What to Expect When Your Milk Comes In

What to Expect When Your Milk Comes In

By Tanya, IBCLC

You've spent the first few days after your baby's birth working on getting the hang of breastfeeding. Then, your milk comes in.

For most of us, the big event occurs once we're home and without hospital staff to help answer questions and provide support. So here is a general guide to what you can expect once your milk comes in, suggestions for dealing with engorgement, and suggestions on when to get help.


Most moms notice that their breasts feel larger, heavier, and more tender sometime around the second or third day after birth (milk coming in after 72 hours is considered late). While most of us assume that the swelling is just an increase in milk, it's actually a combination of milk and other fluids (blood, lymph) which aid in milk production. The amount of breast fullness you experience appears to be somewhat individual.  

Sometimes, generally, when breastfeeding isn't frequent or effective, this fullness can develop into engorgement, which means breasts are overly full, to the point of real discomfort. They often feel tight and hot and can appear shiny. You may run a slight fever, too. The most important thing you can do to prevent (and treat) engorgement is to nurse your baby frequently, making sure that she is latched well so she can effectively remove milk. If milk isn't being frequently removed, the swelling may worsen, causing more discomfort.


1) Most importantly, make sure that your baby is feeding frequently (at least 8-12 times in 24 hours) and is well latched. Don't put any time limits on the baby's time at the breast, and allow her to “finish the breast” before moving to the other side.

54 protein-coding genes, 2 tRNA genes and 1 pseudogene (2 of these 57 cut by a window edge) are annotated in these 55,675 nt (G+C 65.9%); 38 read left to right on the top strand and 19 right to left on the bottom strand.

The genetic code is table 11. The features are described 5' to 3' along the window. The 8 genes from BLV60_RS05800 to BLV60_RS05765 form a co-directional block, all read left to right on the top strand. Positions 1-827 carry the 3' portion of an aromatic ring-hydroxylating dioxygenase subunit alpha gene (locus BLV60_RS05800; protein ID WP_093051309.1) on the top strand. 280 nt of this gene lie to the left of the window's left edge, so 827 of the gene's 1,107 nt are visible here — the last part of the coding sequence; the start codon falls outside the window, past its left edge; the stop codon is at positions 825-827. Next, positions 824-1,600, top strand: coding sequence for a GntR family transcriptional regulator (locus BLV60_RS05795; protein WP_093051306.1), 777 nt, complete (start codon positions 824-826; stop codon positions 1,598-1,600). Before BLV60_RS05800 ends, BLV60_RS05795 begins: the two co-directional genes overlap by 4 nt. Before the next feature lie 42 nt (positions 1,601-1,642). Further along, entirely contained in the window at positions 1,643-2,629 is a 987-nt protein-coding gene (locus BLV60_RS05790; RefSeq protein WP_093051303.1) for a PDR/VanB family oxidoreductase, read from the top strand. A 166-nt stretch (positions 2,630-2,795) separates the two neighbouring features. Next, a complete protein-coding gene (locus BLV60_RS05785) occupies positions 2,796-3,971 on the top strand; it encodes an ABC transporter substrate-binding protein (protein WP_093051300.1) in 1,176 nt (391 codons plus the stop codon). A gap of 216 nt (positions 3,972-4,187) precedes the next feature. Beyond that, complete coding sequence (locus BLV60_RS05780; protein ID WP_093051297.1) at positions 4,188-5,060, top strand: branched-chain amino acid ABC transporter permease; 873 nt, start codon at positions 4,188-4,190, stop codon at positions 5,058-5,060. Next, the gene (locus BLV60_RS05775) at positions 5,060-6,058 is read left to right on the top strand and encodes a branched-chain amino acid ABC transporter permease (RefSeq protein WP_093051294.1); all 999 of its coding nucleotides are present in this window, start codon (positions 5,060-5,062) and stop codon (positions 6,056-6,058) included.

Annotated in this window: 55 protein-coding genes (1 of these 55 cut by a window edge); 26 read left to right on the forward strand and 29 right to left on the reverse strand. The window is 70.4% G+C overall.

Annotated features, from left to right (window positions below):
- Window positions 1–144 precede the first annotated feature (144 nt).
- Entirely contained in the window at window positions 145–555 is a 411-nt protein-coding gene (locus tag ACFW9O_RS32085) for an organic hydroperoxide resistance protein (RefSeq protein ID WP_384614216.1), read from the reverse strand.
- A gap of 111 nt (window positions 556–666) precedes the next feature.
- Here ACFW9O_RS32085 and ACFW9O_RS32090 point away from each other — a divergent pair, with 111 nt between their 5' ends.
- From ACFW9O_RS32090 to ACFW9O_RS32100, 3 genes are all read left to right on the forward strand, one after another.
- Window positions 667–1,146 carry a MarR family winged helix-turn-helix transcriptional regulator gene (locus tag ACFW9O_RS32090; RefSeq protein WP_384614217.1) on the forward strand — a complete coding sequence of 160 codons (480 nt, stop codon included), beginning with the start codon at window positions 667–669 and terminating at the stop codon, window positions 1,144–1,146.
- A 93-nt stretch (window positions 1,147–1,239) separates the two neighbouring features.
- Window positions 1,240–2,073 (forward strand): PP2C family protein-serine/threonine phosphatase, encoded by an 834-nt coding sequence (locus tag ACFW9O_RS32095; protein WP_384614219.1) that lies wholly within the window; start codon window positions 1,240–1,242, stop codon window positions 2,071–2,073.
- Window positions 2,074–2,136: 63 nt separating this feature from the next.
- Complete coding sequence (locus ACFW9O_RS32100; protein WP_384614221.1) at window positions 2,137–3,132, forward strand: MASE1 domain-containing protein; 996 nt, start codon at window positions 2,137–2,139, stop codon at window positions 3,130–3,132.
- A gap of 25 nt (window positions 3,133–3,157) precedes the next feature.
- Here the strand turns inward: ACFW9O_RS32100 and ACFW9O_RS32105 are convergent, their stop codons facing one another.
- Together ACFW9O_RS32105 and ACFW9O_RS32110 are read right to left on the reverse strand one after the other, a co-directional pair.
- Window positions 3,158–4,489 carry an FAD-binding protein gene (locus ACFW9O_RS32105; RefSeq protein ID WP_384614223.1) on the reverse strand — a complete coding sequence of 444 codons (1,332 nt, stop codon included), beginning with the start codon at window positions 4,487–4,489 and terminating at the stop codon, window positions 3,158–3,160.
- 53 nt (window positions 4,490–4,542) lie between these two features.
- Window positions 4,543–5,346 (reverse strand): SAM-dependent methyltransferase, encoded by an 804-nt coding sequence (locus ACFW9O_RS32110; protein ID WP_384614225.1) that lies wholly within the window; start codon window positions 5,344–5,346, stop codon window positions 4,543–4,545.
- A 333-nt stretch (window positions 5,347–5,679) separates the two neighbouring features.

2) Apply cold compresses (frozen peas will do in a pinch!) in between feedings.

3) If necessary, pump to relieve pressure. If your baby is unable to soften your breasts by feeding, or if your baby is not feeding frequently or effectively, you may want to consider hand expressing or pumping - just to the point of comfort.

4) Anti-inflammatory and/or pain medication. Breastfeeding Answers Made Simple recommends checking with your healthcare provider about the best anti-inflammatory or pain medication to take.


1) Anytime. Nearly all moms have questions and need support, so never hesitate to seek out help from a lactation consultant (IBCLC), a La Leche League leader, a Breastfeeding USA counselor, or your local WIC office breastfeeding peer counselor. Breastfeeding support works best when you get it early.

2) If your baby seems to be having difficulty nursing. Sometimes, when a mom's milk comes in, babies have difficulty latching - think to try to take a bite out of a basketball. Sometimes babies get a bit overwhelmed by the increased flow of milk, or suddenly start refusing the breast. Whatever the reason, if your baby starts having difficulty nursing, get help.

3) If you have concerns about your milk production. Some moms describe their milk coming in as a “non-event,” with no noticeable increase in milk production or swelling. Some moms experience delays in milk production and are concerned about their baby's intake. If either of these are the case for you, or if you have any other concerns about milk production, seek help.

This post is provided for educational purposes only and is not intended as medical advice. Contact your health care provider for care for any medical condition.
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